Sources tell Insider that Russia routinely sought information on its targets of choice dissidents who fled the autocratic rule of Chechen leader Ramzan Kadyrov. The US appears to have got little in return.
He said that intelligence officials considered it pointless, but that they pursued it anyway on the orders of the Trump administration.
The former US official, Marc Polymeropoulos, said: "There was a consistent push for CT [counter-terrorism] cooperation with Moscow, coming from the White House, despite near universal belief within the IC [intelligence community] that this effort would be one sided and end up being a waste of time and energy."
However, Insider's sources say that Russia's attempt to uphold its side of the bargain was one-sided and self-serving.
All three sources spoke anonymously because they do not have permissions to discuss the subject publicly. Insider is aware of their identities.
The sources said most of the information that came from the Russians as "help" were actually thinly veiled requests for information on the whereabouts of Chechen and other Muslim Russian dissidents.
The dissidents in question had fled the decade-long wars in and around Chechnya to claim asylum in Europe.
A French police source told Insider: "The Russians regularly abuse the process of sharing information by spamming us with notices about people they know perfectly well are under police protection because of their threats."
The official, who asked for anonymity as he does not have permission to brief the media, is currently investigating t he death by stabbing of Imran Aliev , an anti-Putin and anti-Kadyrov blogger who lived under police protection in Belgium.
He said: "The Russian mentality is that any Chechen who wants independence from Moscow or opposes Kadyrov is an Islamic extremist terrorist just the same as ISIS and needs to be killed."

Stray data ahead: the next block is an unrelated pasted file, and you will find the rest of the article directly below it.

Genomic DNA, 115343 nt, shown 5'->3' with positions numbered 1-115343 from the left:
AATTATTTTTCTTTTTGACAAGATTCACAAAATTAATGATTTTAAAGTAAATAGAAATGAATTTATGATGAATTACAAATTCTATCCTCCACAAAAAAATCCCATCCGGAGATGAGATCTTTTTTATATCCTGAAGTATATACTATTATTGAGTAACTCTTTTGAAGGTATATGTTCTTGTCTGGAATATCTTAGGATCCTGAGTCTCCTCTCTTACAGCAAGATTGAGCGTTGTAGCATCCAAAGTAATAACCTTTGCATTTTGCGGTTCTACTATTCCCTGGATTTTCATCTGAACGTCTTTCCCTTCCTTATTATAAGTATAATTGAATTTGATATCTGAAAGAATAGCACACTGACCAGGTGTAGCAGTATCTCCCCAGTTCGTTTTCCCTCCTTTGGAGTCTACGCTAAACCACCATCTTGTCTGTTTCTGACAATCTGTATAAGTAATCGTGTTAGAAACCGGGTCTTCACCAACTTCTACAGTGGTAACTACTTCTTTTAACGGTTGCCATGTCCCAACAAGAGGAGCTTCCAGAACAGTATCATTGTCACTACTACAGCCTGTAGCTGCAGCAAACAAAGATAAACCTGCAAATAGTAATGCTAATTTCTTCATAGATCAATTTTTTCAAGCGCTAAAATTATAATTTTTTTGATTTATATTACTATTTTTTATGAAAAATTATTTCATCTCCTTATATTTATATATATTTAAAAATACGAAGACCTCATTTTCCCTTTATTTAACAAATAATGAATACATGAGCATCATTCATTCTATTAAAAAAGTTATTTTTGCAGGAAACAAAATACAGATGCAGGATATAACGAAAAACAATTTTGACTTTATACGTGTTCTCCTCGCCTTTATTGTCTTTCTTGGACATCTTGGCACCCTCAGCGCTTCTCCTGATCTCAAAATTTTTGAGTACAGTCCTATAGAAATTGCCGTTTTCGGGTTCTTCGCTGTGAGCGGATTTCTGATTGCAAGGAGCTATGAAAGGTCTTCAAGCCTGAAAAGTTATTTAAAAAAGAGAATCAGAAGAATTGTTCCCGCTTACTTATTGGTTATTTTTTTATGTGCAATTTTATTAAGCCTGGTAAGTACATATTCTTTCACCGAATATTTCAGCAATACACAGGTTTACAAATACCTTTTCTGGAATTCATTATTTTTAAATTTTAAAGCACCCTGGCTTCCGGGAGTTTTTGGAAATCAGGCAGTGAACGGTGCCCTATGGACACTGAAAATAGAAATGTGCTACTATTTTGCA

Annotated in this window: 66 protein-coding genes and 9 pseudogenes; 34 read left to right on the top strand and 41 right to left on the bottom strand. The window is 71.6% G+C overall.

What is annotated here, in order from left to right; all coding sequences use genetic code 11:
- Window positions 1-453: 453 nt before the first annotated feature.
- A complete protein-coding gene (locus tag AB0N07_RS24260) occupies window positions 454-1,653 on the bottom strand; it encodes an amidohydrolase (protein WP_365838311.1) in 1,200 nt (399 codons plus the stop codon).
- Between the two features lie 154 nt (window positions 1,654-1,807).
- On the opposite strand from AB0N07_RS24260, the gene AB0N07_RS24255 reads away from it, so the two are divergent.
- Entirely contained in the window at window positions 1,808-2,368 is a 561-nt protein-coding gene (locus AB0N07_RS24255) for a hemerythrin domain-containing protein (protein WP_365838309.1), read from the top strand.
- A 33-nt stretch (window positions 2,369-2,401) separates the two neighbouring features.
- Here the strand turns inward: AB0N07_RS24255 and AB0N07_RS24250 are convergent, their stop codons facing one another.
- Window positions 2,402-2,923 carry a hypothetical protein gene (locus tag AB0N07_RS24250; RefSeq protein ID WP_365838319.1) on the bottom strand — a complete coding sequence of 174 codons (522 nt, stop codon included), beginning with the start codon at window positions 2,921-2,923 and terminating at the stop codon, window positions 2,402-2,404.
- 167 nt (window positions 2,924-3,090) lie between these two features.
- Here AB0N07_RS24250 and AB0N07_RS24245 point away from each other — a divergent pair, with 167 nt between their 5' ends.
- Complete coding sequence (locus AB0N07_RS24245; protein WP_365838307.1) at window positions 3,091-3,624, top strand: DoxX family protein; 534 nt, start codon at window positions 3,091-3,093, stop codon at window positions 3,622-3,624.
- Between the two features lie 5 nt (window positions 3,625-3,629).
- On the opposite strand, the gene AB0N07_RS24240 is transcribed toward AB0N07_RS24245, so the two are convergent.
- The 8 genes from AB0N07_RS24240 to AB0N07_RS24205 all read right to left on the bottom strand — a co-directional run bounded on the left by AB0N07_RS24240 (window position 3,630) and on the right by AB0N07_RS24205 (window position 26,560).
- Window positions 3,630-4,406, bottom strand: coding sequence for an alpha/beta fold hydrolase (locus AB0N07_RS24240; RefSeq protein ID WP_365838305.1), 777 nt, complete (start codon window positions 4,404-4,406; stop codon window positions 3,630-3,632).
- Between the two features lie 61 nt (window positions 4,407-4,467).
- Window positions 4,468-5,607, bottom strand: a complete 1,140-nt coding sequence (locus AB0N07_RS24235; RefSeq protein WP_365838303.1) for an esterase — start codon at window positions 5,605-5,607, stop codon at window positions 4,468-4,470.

"It's a mix of fishing, intimidation and setting an atmosphere to make it easier to pressure someone else to turn them over later. It also allows an alibi for them to shrug when they end up murdered."
Another NATO military intelligence official who regularly deals with Russian intelligence matters confirmed the nature of Russia's activity.
He said that NATO had limited some parts of its relationship with the US because of its closeness to Russia, specifically that some worried that US officials would send them its intelligence.
"This is why key protections of intelligence information are in place, you can't always count on your friends to keep secrets."
The NATO official noted that Russia volunteered little useful information on Russians fighting in Syria, despite more of its citizens fighting in that war than any non-Arab nation.
He said Russia instead focused its energies on Chechen targets.
"If we have this good information sharing relationship and there's all these Chechen terrorists out there why do we only get info and requests on bloggers and retired fighters from the 1990s?" asked the official.
"What about all these Chechens and Dagistanis in Idlib [Syria], lots of these guys seem to have military training, the Russians must have something on them? What about Malhama Tactical ?"
A third source, an intelligence official with a Central European NATO member, also confirmed that Russia's requests focus on Chechens.
"They use the intelligence sharing system like they used Interpol: It's a threat," he said. "It's like the movie 'The Godfather,' you have to spread the rumor to everyone that he's dirty before you kill him.
"That way everyone thinks he probably had it coming."